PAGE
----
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Death and the Virgin Queen: Elizabeth I and the Dark Scandal That Rocked the Throne

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In the tradition of Alison Weir’s New York Times bestselling Mary, Queen of Scots and the Murder of Lord Darnley, comes the most sensational crime story of Tudor England

On the morning of September 8, 1560, at the isolated manor of Cunmor place, the body of a young woman was found at the bottom of a staircase, her neck broken. But this was no ordinary death. Amy Robsart was the wife of Elizabeth I’s great favorite, Robert Dudley, the man who many believed she would marry, were ...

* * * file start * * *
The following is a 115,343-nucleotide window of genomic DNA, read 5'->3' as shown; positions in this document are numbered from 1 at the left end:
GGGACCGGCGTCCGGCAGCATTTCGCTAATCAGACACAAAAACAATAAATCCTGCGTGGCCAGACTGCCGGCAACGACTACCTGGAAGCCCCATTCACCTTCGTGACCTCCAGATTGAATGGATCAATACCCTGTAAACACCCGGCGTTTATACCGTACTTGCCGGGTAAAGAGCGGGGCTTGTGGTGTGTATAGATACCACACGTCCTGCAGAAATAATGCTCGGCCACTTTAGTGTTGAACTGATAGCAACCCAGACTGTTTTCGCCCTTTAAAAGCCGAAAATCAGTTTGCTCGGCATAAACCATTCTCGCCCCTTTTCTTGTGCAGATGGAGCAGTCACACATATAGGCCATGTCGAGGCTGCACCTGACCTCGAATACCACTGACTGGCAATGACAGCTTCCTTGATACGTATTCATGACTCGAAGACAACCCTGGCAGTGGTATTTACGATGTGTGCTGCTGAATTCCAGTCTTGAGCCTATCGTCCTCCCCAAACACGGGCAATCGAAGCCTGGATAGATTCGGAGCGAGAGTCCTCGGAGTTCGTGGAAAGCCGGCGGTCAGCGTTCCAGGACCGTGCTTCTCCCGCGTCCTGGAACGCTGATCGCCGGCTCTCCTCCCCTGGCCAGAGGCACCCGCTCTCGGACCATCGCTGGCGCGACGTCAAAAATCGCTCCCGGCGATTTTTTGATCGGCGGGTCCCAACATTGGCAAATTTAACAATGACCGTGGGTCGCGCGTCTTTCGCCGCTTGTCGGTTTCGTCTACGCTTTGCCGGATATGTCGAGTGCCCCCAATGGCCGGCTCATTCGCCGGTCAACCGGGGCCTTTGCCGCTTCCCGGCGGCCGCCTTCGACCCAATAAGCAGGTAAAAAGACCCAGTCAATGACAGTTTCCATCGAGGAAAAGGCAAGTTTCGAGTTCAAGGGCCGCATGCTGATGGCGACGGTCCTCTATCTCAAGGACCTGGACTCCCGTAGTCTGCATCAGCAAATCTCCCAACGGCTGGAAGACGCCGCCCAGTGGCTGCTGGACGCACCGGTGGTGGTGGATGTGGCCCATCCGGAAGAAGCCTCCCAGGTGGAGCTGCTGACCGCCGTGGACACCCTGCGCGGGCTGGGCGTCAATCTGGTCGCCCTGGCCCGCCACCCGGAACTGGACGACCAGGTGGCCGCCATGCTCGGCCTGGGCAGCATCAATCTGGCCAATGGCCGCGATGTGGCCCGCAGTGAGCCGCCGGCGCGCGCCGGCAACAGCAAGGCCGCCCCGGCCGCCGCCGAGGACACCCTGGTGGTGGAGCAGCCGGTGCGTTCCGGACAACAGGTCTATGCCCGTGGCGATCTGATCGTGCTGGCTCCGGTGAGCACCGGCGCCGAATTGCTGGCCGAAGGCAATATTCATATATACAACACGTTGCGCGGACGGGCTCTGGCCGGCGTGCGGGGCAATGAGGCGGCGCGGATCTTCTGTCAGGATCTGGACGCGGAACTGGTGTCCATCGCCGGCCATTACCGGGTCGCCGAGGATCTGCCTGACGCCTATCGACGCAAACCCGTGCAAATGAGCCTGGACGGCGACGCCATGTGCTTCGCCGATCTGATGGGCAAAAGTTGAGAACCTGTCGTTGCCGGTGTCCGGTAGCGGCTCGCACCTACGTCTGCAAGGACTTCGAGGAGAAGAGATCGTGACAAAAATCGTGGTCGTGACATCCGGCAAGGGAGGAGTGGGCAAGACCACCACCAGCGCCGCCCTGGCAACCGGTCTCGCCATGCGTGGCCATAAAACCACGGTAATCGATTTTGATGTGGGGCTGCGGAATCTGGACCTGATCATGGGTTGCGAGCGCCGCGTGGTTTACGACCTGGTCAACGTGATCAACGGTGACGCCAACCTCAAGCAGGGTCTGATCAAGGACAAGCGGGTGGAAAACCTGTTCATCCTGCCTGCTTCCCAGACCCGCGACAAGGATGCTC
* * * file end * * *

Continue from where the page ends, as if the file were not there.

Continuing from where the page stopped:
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Color photo section USA 2011 Hardcover 1st American Edition New in New jacket Book CONDITION: NEW 2011 St. Martin's hardcover & DJ (in mylar jacket), 1st American edition, 1st ... printing. Color photo section. CONTENT: On the morning of September 8, 1560, at the isolated manor of Cunmor place, the body of a young woman was found at the bottom of a staircase, her neck broken. But this was no ordinary death. Amy Robsart was the wife of Elizabeth I's great favorite, Robert Dudley, the man who many believed she would marry, were he free. Immediately people suspected foul play and Elizabeth's own reputation was in danger of serious damage. Many felt she might even lose her throne. An inquest was begun, witnesses called, and ultimately a verdict of death by accident was reached. But the mystery refused to die and cast a long shadow over Elizabeth's reign. Using recently discovered forensic evidence from the original investigation, Skidmore is able to put an end to centuries of speculation as to the true causes of Rob Read more Show Less